Sex positivity is not radical politics, it’s not going to save sex workers, women or queers from oppression, and the individualism it promotes through discourses of “agency” and “choice” in sex and work does more to preclude class-based analysis and prop up standard employment relationships than it ever will to actually create conditions for people to make free and unconstrained choices.
Yes, sex positivity addressed a very real gap in feminism in terms of granting women permission to feel pleasure and deconstructing taboos that made it impossible to talk about sex work as work (among other taboos).
No, it is not radical."
Autocannibal (via clarawebbwillcutoffyourhead)
And like, it’s not supposed to be politically radical, because it’s not supposed to be a whole political framework. It is limited in its scope to addressing issues of sexuality + sexual expression, which is only a fraction of the whole human experience. It’s not even a complete response to “sex negative”/radical-cultural feminism, which is indeed a whole political framework and includes a condemnation of a range of consensual sexual practices. It’s only that last bit that sex-positive feminism is responding to. And that response is necessary! Hell, it’s radical, but it’s not politically radical, and it’s not the only necessary response. We also need a labor rights framework to counter sex negative feminism; sex work fits in rather lopsided in sex positive analysis, because sexpos analysis is only about the sex part and not the work part.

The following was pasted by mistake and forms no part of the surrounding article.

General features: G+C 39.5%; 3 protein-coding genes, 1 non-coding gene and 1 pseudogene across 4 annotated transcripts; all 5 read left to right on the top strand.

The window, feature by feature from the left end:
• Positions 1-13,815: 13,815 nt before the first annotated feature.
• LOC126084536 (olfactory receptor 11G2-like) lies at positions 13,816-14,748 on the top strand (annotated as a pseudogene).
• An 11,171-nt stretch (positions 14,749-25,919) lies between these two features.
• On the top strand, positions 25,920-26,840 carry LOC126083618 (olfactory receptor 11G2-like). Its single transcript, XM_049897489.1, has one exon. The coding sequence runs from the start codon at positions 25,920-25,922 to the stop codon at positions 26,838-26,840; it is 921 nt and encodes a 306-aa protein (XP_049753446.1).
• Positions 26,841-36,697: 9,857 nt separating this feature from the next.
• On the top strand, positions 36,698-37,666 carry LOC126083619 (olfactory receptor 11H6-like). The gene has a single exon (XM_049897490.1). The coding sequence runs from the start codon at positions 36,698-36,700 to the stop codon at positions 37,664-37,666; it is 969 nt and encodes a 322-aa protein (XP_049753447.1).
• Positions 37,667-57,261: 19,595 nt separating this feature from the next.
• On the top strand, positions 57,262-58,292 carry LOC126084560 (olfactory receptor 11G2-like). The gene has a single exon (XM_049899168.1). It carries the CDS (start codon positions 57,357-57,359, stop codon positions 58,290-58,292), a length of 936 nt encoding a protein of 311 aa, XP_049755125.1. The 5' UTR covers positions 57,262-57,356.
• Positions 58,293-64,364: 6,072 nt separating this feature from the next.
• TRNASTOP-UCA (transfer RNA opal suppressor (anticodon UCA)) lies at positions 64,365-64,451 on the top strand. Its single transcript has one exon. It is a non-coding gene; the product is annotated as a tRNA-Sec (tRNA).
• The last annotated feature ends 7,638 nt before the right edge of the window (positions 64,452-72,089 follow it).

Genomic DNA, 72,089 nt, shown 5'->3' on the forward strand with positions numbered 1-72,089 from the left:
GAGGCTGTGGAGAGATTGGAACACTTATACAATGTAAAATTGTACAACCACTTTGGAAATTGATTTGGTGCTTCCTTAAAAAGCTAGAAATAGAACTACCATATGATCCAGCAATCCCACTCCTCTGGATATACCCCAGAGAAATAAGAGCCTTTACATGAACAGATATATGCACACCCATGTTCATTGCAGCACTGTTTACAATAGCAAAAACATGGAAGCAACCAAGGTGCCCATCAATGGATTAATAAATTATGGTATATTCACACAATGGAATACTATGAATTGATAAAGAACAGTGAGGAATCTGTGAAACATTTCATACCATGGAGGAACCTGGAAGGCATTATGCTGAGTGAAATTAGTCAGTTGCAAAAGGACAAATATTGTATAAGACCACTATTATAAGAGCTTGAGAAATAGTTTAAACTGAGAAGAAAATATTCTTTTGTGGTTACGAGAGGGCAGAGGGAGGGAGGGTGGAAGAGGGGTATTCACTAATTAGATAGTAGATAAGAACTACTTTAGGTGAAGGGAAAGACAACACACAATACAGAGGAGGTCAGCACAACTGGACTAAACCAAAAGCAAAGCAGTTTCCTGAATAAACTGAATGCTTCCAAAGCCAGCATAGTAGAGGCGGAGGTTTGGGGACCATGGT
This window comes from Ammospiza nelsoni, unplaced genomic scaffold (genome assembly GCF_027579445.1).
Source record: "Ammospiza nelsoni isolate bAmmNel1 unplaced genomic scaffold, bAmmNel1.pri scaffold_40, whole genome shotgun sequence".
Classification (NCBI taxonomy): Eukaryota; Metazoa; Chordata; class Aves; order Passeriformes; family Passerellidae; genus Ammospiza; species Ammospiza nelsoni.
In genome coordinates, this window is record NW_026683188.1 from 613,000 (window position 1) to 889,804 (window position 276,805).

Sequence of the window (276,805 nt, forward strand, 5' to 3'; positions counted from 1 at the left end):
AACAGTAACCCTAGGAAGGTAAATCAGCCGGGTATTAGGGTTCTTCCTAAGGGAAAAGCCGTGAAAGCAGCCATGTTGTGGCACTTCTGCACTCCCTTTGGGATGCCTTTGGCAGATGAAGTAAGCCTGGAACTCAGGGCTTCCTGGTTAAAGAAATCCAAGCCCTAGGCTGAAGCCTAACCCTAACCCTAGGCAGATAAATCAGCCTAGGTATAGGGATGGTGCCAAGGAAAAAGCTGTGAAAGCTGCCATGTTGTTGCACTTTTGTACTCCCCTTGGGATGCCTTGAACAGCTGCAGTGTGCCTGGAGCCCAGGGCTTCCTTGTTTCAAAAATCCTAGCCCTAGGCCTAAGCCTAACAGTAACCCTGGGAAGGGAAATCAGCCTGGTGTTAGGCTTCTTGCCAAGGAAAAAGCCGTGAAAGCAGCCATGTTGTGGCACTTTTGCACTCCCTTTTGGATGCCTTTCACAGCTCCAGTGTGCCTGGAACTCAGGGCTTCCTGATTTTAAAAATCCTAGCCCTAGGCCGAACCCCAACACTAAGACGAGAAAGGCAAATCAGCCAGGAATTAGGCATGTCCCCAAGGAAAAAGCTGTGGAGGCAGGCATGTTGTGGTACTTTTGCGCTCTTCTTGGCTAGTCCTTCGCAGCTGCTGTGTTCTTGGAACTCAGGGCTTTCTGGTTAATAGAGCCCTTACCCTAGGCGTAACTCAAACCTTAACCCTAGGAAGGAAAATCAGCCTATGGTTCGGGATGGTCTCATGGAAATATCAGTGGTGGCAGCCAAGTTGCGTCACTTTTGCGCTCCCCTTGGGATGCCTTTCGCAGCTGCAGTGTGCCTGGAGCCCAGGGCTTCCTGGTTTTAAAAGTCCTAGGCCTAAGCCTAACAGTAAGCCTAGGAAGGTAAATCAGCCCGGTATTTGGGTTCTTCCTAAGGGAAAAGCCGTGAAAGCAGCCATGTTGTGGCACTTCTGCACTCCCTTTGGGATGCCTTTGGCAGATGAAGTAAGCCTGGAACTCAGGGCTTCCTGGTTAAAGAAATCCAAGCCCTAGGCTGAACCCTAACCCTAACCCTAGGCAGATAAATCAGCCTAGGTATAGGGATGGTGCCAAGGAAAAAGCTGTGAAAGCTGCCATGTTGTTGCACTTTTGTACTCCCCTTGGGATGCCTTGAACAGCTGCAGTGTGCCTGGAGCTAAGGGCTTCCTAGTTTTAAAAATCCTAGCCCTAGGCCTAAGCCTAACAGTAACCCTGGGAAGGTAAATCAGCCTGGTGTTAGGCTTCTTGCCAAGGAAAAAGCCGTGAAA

I have a ton of issues with sex negative analysis. I have no issues with sex positive analysis— I have issues with the scope in which it’s used, and the fact that it rarely seems to be used appropriately, in tandem with another analytical framework. That’s why I like the term “sex ionic,” even though it’s stupid and ridiculous and pretentious as fuck: it captures the truth that you can really only be sex-positive in your analysis sometimes.